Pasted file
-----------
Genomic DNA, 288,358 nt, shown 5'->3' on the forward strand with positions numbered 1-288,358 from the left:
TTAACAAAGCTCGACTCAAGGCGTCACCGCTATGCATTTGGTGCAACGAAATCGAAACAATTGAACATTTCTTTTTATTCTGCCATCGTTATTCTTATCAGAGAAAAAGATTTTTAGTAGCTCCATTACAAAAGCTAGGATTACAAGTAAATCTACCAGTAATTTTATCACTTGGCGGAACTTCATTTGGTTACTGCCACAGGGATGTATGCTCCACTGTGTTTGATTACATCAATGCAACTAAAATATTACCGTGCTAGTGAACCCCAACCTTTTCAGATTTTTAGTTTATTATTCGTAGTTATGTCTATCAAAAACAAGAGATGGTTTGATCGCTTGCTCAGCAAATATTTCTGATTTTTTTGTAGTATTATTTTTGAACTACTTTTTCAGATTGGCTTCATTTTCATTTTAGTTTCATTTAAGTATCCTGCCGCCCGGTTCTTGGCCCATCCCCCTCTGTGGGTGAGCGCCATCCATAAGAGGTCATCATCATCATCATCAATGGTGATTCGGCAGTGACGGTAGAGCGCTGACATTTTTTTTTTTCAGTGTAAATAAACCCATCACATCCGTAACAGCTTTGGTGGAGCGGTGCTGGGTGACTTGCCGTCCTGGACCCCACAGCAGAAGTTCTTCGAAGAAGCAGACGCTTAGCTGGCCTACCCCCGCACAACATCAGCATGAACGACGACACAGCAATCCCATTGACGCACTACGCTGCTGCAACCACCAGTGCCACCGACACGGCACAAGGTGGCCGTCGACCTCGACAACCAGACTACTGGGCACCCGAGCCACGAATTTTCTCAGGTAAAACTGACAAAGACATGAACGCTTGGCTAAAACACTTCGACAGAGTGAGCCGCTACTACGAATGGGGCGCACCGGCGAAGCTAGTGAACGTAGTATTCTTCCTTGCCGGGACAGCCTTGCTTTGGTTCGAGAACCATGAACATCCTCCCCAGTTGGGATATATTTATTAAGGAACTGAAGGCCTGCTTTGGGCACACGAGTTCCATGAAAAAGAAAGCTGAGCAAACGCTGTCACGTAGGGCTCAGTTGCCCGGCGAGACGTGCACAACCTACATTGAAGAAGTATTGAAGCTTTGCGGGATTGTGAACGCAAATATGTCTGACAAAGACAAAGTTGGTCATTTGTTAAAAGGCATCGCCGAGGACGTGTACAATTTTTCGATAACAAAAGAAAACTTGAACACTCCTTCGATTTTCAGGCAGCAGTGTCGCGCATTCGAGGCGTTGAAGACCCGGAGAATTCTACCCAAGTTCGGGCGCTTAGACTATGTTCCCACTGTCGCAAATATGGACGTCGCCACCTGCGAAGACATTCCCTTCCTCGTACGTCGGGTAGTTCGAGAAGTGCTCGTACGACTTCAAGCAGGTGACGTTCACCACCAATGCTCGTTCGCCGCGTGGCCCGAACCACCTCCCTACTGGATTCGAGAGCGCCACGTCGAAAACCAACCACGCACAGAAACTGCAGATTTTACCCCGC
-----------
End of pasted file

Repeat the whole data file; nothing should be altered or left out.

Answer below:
Genomic DNA, 288,358 nt, shown 5'->3' on the forward strand with positions numbered 1-288,358 from the left:
TTAACAAAGCTCGACTCAAGGCGTCACCGCTATGCATTTGGTGCAACGAAATCGAAACAATTGAACATTTCTTTTTATTCTGCCATCGTTATTCTTATCAGAGAAAAAGATTTTTAGTAGCTCCATTACAAAAGCTAGGATTACAAGTAAATCTACCAGTAATTTTATCACTTGGCGGAACTTCATTTGGTTACTGCCACAGGGATGTATGCTCCACTGTGTTTGATTACATCAATGCAACTAAAATATTACCGTGCTAGTGAACCCCAACCTTTTCAGATTTTTAGTTTATTATTCGTAGTTATGTCTATCAAAAACAAGAGATGGTTTGATCGCTTGCTCAGCAAATATTTCTGATTTTTTTGTAGTATTATTTTTGAACTACTTTTTCAGATTGGCTTCATTTTCATTTTAGTTTCATTTAAGTATCCTGCCGCCCGGTTCTTGGCCCATCCCCCTCTGTGGGTGAGCGCCATCCATAAGAGGTCATCATCATCATCATCAATGGTGATTCGGCAGTGACGGTAGAGCGCTGACATTTTTTTTTTTCAGTGTAAATAAACCCATCACATCCGTAACAGCTTTGGTGGAGCGGTGCTGGGTGACTTGCCGTCCTGGACCCCACAGCAGAAGTTCTTCGAAGAAGCAGACGCTTAGCTGGCCTACCCCCGCACAACATCAGCATGAACGACGACACAGCAATCCCATTGACGCACTACGCTGCTGCAACCACCAGTGCCACCGACACGGCACAAGGTGGCCGTCGACCTCGACAACCAGACTACTGGGCACCCGAGCCACGAATTTTCTCAGGTAAAACTGACAAAGACATGAACGCTTGGCTAAAACACTTCGACAGAGTGAGCCGCTACTACGAATGGGGCGCACCGGCGAAGCTAGTGAACGTAGTATTCTTCCTTGCCGGGACAGCCTTGCTTTGGTTCGAGAACCATGAACATCCTCCCCAGTTGGGATATATTTATTAAGGAACTGAAGGCCTGCTTTGGGCACACGAGTTCCATGAAAAAGAAAGCTGAGCAAACGCTGTCACGTAGGGCTCAGTTGCCCGGCGAGACGTGCACAACCTACATTGAAGAAGTATTGAAGCTTTGCGGGATTGTGAACGCAAATATGTCTGACAAAGACAAAGTTGGTCATTTGTTAAAAGGCATCGCCGAGGACGTGTACAATTTTTCGATAACAAAAGAAAACTTGAACACTCCTTCGATTTTCAGGCAGCAGTGTCGCGCATTCGAGGCGTTGAAGACCCGGAGAATTCTACCCAAGTTCGGGCGCTTAGACTATGTTCCCACTGTCGCAAATATGGACGTCGCCACCTGCGAAGACATTCCCTTCCTCGTACGTCGGGTAGTTCGAGAAGTGCTCGTACGACTTCAAGCAGGTGACGTTCACCACCAATGCTCGTTCGCCGCGTGGCCCGAACCACCTCCCTACTGGATTCGAGAGCGCCACGTCGAAAACCAACCACGCACAGAAACTGCAGATTTTACCCCGC